Welcome to this blog :) If this is your first time here, you may want to read the introduction, which is the first posted article. You'll find it at the end of the blog archives, on the right column.
If ever you like this blog, everytime you are sharing, posting a comment, or registering your email to get informed about new posts, it's a very big help. Thank you.

Sunday, 15 February 2015

The Indian village boy

The Indian village boy wanted to get out of poverty.
He had been meditating and practicing spirituality for years in an ashram (an indian spiritual community).
He knew devotional singing, knew how to teach meditation, could talk for hours about Indian spirituality and maybe had some spiritual power.
He moved to the West. He got a job at the Indian embassy. But the job was modest, and the salary too.
Especially since the leader of the ashram used to ask him to send her every month some pricey goods from the West.
It was in the late 60s and Westerners were very eager for Indian spirituality.
He found an audience. He started having followers.
He could have been just a teacher, one of those who inspire, but do not tell one what to do with one's life: those who do not pretend to know the whole truth but give their two cents and get quite some recognition for that.
But he did not just want to get out of poverty. He wanted to be big.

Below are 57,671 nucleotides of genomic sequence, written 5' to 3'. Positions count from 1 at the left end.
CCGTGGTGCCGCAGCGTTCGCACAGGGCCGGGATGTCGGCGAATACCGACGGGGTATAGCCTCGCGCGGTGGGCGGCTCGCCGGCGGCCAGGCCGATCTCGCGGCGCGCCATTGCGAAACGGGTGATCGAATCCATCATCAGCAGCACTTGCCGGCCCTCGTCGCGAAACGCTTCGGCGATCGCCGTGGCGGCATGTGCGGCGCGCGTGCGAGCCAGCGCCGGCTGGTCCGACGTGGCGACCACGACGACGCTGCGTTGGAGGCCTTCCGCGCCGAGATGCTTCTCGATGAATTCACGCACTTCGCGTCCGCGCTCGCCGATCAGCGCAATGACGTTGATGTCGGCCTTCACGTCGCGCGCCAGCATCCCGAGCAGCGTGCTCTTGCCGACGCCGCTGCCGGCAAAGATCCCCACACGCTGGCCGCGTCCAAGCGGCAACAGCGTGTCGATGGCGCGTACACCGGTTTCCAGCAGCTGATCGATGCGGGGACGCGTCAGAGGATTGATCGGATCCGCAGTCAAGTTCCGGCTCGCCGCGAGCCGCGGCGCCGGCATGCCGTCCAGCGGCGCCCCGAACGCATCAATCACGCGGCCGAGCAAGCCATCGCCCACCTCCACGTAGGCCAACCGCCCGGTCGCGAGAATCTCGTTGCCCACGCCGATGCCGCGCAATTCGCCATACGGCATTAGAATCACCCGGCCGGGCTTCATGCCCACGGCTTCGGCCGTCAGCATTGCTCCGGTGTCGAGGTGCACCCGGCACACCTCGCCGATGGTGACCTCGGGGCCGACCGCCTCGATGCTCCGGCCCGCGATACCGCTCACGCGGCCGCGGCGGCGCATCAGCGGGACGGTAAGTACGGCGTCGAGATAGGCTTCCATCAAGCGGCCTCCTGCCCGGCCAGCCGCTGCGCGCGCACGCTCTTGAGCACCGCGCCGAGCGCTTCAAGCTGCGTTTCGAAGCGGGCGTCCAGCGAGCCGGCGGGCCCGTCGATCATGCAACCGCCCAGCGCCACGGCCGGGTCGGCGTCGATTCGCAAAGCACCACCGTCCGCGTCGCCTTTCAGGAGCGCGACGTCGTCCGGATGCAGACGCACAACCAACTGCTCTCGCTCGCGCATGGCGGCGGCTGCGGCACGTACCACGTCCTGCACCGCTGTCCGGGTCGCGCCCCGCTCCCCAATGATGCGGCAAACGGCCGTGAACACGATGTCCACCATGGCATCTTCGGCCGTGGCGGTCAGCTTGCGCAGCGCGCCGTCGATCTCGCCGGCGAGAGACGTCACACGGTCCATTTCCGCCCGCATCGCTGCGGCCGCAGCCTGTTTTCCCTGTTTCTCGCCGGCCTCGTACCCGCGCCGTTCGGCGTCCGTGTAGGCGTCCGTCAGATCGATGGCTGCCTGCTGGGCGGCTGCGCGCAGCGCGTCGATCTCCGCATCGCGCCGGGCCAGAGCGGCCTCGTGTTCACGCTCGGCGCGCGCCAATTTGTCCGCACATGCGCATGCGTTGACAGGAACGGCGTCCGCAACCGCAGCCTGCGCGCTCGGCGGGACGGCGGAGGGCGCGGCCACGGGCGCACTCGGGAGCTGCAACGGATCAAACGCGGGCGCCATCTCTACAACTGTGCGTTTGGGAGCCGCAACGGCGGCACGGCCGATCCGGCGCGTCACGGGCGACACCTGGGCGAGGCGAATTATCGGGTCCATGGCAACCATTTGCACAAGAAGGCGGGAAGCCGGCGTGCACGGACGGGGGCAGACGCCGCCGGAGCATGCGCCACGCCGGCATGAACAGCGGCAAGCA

He started telling his followers that he was God-realized.
A little later, he told them he was an avatar, a direct incarnation of God.
Then he said he was the greatest avatar that ever existed.
Westerners were not only eager for Western spirituality: they thought they had to be saved. They thought they needed a savior.
Followers turned into disciples.
Inspiration turned into the dictatorship of the truth.
None of his disciples realised he was losing it.
Year after year, disciple after disciple telling him he was the greatest meant that he started believing in the big lie.
He was losing it more and more.
He became more and more demanding with his disciples.
He then asked for total obedience from his disciples.
More and more lives got broken.
But everyone was caught in the lie and no-one inside noticed.
Everyone was just drunk with the joy and love received in the meditations.
Everyone wanted his piece of the big man and a social position as high as possible in the organisation.
As an Indian village boy who grew up in an ashram, he did not know much about sex.
He was pretending to be celibate. He was asking his disciple to be celibate too.
But right from the beginning he had sexual affairs with disciples.
But Indian and Western spiritualities and bourgeoise comedy are the same: as long as no-one knows, it's fine.
It kept going for many years. Those denouncing the lie were treated without mercy.
He ended his life with many sex slaves and many broken lives.
His death did not end the story.
Many disciples are still caught in the big lie.
Even the sexual abuse kept going in another form.
Lives kept being broken.
He wanted to be big.

No comments:

Post a Comment